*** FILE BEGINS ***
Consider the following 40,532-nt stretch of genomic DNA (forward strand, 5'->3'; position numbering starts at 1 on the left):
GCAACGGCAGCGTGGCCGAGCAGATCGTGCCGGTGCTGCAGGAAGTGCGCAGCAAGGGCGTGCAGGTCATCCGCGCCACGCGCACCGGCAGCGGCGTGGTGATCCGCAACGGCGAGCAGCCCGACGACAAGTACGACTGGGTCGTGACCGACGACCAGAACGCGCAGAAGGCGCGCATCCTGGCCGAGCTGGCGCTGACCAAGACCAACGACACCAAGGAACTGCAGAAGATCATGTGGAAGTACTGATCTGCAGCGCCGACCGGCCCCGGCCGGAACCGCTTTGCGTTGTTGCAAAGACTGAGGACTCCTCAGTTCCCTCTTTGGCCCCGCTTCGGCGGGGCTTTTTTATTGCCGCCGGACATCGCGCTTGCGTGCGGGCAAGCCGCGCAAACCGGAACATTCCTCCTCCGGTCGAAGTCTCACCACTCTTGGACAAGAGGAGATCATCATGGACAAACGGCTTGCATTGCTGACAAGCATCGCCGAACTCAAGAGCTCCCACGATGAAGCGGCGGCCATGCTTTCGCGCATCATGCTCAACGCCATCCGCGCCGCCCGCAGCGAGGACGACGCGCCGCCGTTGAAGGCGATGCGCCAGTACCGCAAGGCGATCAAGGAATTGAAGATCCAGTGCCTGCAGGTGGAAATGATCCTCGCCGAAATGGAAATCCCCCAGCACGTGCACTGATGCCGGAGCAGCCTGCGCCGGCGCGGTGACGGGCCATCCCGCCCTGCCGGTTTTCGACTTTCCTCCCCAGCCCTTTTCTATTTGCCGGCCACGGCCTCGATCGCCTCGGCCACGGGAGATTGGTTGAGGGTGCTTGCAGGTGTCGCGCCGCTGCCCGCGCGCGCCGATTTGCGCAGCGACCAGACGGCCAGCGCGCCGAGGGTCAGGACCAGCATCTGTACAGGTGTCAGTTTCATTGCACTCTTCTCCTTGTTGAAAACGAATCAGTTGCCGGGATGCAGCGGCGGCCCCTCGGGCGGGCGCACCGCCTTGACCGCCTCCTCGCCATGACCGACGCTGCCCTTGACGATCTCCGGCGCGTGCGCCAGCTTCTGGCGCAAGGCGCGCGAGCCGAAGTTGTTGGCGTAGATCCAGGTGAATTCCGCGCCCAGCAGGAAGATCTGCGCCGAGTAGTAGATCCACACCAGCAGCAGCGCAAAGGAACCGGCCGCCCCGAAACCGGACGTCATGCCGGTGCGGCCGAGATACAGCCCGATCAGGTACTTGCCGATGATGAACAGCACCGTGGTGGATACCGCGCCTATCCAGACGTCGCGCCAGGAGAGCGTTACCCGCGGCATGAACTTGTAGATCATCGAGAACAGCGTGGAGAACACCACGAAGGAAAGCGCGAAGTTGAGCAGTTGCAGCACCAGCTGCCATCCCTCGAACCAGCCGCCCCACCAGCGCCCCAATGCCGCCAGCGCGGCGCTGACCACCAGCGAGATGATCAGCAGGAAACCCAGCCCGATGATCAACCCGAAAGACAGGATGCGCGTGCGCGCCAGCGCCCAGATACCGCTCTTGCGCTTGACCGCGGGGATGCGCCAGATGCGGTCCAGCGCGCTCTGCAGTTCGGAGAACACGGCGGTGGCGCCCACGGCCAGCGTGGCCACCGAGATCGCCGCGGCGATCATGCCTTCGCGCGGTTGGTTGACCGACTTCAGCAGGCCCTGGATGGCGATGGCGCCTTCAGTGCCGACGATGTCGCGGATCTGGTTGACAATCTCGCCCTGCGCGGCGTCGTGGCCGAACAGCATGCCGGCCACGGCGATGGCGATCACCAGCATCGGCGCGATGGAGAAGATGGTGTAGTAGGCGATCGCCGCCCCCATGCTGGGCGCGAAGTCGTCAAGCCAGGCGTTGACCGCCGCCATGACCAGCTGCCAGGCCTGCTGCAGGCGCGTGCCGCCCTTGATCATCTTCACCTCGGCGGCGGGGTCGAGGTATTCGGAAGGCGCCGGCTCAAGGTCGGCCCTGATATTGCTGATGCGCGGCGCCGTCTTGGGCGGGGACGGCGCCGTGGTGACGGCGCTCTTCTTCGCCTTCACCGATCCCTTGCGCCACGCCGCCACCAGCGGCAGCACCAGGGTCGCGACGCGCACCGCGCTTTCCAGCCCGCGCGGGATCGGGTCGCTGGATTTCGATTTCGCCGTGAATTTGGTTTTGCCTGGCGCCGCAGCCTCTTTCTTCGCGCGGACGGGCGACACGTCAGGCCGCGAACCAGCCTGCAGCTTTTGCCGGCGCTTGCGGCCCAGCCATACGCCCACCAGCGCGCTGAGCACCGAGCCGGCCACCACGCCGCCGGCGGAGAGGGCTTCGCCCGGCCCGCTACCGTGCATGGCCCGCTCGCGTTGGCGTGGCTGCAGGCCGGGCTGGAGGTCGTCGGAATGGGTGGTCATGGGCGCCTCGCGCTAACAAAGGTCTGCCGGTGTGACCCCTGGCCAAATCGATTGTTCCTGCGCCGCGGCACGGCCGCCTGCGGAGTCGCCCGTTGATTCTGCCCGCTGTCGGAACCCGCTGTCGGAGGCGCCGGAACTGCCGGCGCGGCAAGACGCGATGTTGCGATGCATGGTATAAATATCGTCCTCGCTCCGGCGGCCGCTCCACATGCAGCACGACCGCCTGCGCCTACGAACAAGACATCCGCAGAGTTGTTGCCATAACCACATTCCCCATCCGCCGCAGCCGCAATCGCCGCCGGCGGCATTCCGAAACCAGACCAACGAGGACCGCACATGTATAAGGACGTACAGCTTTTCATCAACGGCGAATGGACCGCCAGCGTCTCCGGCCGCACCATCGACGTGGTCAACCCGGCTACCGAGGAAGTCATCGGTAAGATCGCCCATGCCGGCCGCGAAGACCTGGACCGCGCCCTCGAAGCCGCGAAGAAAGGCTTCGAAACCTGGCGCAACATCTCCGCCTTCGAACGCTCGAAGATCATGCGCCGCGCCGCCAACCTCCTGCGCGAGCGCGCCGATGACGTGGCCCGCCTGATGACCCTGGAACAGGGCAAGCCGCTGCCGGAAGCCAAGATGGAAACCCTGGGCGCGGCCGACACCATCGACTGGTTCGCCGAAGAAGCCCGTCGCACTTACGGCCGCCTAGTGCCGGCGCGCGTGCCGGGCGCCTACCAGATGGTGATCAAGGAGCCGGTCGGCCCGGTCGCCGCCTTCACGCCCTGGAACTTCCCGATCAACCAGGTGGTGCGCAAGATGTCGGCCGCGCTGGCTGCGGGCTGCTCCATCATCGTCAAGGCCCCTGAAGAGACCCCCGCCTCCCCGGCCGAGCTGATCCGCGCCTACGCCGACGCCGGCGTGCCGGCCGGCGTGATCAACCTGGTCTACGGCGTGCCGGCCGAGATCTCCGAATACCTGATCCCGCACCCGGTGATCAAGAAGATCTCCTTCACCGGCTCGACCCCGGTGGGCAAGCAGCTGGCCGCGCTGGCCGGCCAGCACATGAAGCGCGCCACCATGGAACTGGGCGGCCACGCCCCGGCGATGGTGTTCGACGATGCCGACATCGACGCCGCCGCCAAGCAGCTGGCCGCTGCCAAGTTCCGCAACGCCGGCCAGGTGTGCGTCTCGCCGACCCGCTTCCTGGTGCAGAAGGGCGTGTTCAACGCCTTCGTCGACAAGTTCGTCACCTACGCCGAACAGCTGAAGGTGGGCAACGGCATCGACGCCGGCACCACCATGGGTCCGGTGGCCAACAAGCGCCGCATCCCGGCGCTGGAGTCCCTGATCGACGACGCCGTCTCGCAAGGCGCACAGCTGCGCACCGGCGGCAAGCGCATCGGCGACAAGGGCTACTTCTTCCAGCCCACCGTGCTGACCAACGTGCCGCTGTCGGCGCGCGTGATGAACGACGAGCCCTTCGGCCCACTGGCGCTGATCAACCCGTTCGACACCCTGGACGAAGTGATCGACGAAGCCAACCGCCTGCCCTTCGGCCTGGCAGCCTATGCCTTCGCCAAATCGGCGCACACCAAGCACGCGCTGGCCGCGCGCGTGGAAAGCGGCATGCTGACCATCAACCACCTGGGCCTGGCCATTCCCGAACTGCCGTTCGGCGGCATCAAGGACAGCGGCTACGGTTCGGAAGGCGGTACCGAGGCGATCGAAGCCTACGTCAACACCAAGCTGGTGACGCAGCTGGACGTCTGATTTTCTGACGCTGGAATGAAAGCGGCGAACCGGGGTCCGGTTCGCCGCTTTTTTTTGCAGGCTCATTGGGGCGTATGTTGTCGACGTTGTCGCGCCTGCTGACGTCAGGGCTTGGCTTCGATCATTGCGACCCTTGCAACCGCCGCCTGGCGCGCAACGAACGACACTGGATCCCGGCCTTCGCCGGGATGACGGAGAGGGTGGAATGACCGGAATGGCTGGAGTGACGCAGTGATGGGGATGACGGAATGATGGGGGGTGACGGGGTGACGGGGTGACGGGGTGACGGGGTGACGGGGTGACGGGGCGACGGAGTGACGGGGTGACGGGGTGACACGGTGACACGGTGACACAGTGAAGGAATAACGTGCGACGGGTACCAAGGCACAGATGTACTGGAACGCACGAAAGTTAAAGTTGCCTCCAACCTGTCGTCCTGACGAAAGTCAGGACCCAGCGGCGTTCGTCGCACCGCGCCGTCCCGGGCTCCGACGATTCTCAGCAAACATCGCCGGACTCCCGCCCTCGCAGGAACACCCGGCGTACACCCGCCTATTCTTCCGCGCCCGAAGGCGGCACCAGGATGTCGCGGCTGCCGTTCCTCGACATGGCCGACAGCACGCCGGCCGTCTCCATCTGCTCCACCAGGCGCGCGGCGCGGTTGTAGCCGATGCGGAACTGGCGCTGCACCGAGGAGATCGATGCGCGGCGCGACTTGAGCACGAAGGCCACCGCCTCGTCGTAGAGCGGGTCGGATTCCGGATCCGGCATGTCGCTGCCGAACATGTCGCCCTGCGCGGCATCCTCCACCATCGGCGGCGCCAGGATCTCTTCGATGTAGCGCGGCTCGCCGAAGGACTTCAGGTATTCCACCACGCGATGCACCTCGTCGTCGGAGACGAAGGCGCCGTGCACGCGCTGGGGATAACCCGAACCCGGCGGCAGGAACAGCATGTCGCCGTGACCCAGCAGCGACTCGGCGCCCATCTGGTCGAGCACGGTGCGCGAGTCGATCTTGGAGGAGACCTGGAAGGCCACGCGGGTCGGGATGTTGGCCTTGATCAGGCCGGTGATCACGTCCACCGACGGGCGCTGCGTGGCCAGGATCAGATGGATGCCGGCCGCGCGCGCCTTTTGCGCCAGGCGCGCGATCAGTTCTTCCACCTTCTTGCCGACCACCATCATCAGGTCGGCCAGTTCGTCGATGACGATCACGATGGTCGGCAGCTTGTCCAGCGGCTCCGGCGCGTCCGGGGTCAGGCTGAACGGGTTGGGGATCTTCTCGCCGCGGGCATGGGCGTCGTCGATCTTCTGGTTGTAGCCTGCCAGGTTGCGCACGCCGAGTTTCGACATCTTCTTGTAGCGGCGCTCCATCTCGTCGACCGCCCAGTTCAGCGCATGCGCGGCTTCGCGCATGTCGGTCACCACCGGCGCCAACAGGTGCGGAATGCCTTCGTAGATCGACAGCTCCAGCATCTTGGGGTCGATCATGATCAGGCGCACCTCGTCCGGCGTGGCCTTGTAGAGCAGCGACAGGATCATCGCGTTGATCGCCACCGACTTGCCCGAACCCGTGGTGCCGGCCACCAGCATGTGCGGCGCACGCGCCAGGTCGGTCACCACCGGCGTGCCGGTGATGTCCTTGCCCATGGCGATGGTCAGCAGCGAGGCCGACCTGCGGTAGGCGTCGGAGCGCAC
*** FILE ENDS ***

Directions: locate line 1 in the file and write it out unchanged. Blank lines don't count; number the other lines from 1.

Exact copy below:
Consider the following 40,532-nt stretch of genomic DNA (forward strand, 5'->3'; position numbering starts at 1 on the left):